Sephiroth is a new signing to the CMI roster and is the solo incantation of the artist Ulf Soderburg who has also released two CD’s under his own name (one of these CD’s is also reviewed in these pages).  While the music between his solo offerings and this namesake is highly comparable, there is one clear difference that Sephiroth has opted for having a more brooding dark edge with less intertwining of many composed elements.  With his solo efforts I immediately sat up and took notice of the highly composed tribal/ ritual percussive tracks, however it was the lack of this factor that initially caused me to be slightly disappointed with this CD.  Nonetheless this just meant that there were more subtle tones & textures to be discovered and explored over numerous rotations.     Evident on the first track is the trademark ominous dark ritual tones, that gradually rise up from the depths to explode into the tribalised percussion that Ulf has such a penchant for (and might I add does a splendid job of evoking the aura of its title “wolftribes”).  Toward the end of this track it sinks back into the depths to flow forward into the slowly brooding title track, which is broken up into four segments which explores elements of ethnic ambience, customised ritualistic percussion and ‘Lustmordian’ like tones. Haunting nightscapes of forgotten times are summoned in the imagination throughout much of this CD, tempered with scattered moments power and exhilaration and mixed with subtle, unnerving terror.  It been indicated that field recordings from such exotic places as Cairo, Iceland and Nordic forests are included within the soundscapes which only adds to the depth and visual presentation of the sound production.  Vocals in the guise of low ritual/ choral chanting are also sporadically intermixed, being just enough to hint vivid mental pictures of mourning worshipers gathered amongst scattered ruins. A minor complaint of this CD would be that I would have liked to have seen a longer overall play time (not nearly long enough for me at 45 minutes when the music is this good) and possibly the inclusion of the track off the Absolute Supper (which would have nestled quick nicely here with the other tracks). In conclusion this has been claimed by some to be the most professional recording that CMI have released thus far, and if it is compared to some of the big budget soundtrack stuff coming from the hands of the likes of Graeme Revell you would not be far wrong.

Shinjuku Theif (Aus) / Darrin Verhanen (Aus) “zero/stung” CD 1999 Iridium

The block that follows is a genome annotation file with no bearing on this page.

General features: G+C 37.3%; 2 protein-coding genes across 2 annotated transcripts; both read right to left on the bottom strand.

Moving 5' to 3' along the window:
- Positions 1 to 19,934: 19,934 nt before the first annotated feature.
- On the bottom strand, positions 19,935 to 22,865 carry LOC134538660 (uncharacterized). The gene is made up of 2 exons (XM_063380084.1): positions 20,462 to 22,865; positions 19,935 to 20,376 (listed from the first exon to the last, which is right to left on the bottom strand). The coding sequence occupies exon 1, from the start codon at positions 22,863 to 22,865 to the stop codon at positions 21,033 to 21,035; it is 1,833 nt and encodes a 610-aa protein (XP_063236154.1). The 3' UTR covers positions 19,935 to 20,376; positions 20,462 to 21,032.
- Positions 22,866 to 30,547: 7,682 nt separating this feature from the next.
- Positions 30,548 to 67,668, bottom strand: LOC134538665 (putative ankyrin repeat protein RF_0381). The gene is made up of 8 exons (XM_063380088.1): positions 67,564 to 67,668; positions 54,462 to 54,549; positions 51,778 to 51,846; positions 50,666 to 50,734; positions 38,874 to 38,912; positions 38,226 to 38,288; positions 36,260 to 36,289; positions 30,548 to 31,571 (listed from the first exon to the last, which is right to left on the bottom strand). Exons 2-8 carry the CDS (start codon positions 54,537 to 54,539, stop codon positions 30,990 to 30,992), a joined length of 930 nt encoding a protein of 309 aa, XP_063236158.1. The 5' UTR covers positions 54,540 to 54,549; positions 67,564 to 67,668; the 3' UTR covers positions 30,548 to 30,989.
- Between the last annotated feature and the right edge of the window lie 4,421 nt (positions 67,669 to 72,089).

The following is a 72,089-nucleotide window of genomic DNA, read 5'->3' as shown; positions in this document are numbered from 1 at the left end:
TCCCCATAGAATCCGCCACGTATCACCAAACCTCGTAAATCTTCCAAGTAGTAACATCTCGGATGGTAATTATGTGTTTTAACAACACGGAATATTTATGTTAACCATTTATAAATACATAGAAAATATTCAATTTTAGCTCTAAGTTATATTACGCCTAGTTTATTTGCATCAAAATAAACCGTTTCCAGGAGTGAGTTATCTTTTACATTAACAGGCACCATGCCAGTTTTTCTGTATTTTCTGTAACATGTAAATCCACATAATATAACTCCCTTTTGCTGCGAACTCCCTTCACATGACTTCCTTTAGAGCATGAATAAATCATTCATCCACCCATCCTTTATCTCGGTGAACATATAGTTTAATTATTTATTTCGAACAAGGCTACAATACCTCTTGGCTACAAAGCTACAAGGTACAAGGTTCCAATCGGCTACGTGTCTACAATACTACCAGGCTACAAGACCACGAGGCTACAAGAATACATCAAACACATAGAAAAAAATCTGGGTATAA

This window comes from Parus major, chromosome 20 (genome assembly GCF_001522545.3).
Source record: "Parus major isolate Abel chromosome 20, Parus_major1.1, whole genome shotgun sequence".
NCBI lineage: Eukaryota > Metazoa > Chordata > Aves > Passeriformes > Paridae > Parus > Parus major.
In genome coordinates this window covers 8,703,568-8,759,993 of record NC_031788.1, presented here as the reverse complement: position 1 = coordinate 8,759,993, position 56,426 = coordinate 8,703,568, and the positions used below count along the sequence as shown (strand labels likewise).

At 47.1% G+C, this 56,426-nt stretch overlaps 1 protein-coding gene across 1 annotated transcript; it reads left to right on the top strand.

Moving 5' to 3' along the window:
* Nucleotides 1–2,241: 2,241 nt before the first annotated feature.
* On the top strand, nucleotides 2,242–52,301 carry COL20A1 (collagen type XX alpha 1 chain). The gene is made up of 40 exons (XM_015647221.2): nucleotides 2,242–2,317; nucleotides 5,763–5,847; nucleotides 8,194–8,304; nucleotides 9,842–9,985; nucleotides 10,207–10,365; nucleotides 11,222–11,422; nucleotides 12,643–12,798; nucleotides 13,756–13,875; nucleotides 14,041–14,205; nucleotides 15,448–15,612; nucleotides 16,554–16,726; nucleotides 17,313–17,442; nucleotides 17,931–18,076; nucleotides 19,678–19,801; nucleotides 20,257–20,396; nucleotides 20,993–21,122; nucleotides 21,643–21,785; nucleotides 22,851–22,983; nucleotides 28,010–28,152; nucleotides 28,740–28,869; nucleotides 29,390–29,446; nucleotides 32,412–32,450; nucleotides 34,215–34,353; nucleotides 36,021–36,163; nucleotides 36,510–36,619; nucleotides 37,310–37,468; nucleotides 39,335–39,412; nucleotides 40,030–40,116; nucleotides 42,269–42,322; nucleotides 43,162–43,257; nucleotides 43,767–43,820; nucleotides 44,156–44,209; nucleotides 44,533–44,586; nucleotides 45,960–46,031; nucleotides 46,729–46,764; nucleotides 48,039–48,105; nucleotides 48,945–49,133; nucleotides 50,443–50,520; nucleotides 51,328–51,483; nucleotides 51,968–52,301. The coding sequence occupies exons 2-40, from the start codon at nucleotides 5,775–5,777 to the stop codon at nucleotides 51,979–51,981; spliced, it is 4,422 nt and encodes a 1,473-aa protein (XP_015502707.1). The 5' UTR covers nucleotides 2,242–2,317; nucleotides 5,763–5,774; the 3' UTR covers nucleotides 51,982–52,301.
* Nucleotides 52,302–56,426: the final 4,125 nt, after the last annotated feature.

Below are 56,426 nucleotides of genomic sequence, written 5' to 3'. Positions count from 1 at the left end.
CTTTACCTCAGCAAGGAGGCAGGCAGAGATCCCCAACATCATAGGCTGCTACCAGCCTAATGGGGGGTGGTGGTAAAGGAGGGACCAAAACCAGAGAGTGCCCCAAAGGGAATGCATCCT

Combining two separate pieces of music specifically composed for stage/ dance productions, this comes across a surprisingly coherent and complete body of work. In terms of previous works of Darrin, (be it under the Shinjuku Thief or solo guise) he delved heavily into various forms of ambient/ industrial/ experimental styled pieces, that while on their own were great tracks, tended not to lend themselves fitting together like a complete and flowing album.  This is where this CD transcends the previous soundworks.  The technological bent on ambient/ beat driven tracks is particularly emphasized by the predominant sound glitches, crackles and cut up noise that is used in such a way that becomes as much a part of the composition sound makeup as the other elements. Given that these tracks were used as part of contemporary dance perforates, it might give the impression that the tracks are highly composed and up beat which is not in fact the case at all.  I was actually surprised how minimalist and dark the majority of tracks were, but given that one of the performance groups (Chunky Moves) explores modern dance via jagged movement, the experimental minimal aspect of the music plays off the experimental nature of the dance company. The lengthy opening track with is quite minimal with a scattered plodding bass and cut up sound palette lulls the listening into a hypnotic state prior to the heavily beat and glitch driven section kicking in.  This juxtaposition encompasses much of the interplay of the album, jumping from loud to soft textures, essentially exploring the atmosphere of sounds and beats in between these parameters. Track two with its heavy driving industrial guitar would almost fit on Stone Glass Steel’s ‘Dismembering Artists’ CD, while a glitched jazz/ dub type track is toyed with on track three, where a single sampled female voice repeats the title of the first segment of the CD.  A nice hip hop/ breakbeat is utalised on ‘Trismus’ where a background vocal scream becomes gradually more rabid throughout as the beats increase in intensity.  Dark hip hop/ dub beats are forged on the next track ‘E.B’, complete with a looped gunshot of all things! In terms of the second half of the CD (entitled ‘Stung’ and credited to a solo work) the main difference is in the more minimal, less beat oriented style.  Again having a heavy basis in the glitched cut up sound and production technique the first track of this segment (track 9 of the disc) has a middle eastern flair in tone and slightly classical backing, almost coming off as an outtake of a Shinjuku Thief piece.  Again referencing juxtaposed elements, the machine like pulses and static frequencies play off against the distant and minimal orchestrations and piano floating in the background, while the last two tracks of the CD jump back into dub/ beat territory to complete the cycle of the album.  In total the CD runs for around 50 minutes and is housed in a cover faithful to distinctive characteristics of Dorobo/ Iridum releases.  Yet again another very worthy item to explore from Mr Verhagen.